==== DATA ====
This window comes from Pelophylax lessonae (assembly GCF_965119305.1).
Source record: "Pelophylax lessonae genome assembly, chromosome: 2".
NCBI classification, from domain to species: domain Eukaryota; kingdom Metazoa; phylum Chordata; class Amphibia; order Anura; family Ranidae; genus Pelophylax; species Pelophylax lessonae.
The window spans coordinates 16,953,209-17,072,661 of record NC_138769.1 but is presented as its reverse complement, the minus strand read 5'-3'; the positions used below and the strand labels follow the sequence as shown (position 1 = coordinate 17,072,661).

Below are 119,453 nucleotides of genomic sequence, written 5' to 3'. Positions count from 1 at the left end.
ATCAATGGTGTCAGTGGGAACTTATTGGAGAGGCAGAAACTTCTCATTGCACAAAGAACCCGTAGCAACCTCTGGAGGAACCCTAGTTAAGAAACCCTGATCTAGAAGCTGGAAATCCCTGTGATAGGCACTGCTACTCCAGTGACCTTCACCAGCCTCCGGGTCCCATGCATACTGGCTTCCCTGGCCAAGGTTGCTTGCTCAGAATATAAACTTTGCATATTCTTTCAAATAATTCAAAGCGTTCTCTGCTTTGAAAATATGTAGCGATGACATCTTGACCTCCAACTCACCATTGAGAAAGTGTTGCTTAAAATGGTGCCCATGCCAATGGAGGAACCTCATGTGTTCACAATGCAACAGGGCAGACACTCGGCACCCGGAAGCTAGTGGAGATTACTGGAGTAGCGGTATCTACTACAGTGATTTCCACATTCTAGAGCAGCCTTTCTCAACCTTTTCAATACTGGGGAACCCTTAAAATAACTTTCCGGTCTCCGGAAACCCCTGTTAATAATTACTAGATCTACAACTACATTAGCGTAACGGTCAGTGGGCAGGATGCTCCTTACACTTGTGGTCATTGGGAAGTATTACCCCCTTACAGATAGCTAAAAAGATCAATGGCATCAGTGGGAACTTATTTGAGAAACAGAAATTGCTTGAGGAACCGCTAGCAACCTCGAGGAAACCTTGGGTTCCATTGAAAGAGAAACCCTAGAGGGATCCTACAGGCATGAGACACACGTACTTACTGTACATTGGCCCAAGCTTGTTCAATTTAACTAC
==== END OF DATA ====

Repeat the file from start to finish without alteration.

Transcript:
This window comes from Pelophylax lessonae (assembly GCF_965119305.1).
Source record: "Pelophylax lessonae genome assembly, chromosome: 2".
NCBI classification, from domain to species: domain Eukaryota; kingdom Metazoa; phylum Chordata; class Amphibia; order Anura; family Ranidae; genus Pelophylax; species Pelophylax lessonae.
The window spans coordinates 16,953,209-17,072,661 of record NC_138769.1 but is presented as its reverse complement, the minus strand read 5'-3'; the positions used below and the strand labels follow the sequence as shown (position 1 = coordinate 17,072,661).

Below are 119,453 nucleotides of genomic sequence, written 5' to 3'. Positions count from 1 at the left end.
ATCAATGGTGTCAGTGGGAACTTATTGGAGAGGCAGAAACTTCTCATTGCACAAAGAACCCGTAGCAACCTCTGGAGGAACCCTAGTTAAGAAACCCTGATCTAGAAGCTGGAAATCCCTGTGATAGGCACTGCTACTCCAGTGACCTTCACCAGCCTCCGGGTCCCATGCATACTGGCTTCCCTGGCCAAGGTTGCTTGCTCAGAATATAAACTTTGCATATTCTTTCAAATAATTCAAAGCGTTCTCTGCTTTGAAAATATGTAGCGATGACATCTTGACCTCCAACTCACCATTGAGAAAGTGTTGCTTAAAATGGTGCCCATGCCAATGGAGGAACCTCATGTGTTCACAATGCAACAGGGCAGACACTCGGCACCCGGAAGCTAGTGGAGATTACTGGAGTAGCGGTATCTACTACAGTGATTTCCACATTCTAGAGCAGCCTTTCTCAACCTTTTCAATACTGGGGAACCCTTAAAATAACTTTCCGGTCTCCGGAAACCCCTGTTAATAATTACTAGATCTACAACTACATTAGCGTAACGGTCAGTGGGCAGGATGCTCCTTACACTTGTGGTCATTGGGAAGTATTACCCCCTTACAGATAGCTAAAAAGATCAATGGCATCAGTGGGAACTTATTTGAGAAACAGAAATTGCTTGAGGAACCGCTAGCAACCTCGAGGAAACCTTGGGTTCCATTGAAAGAGAAACCCTAGAGGGATCCTACAGGCATGAGACACACGTACTTACTGTACATTGGCCCAAGCTTGTTCAATTTAACTAC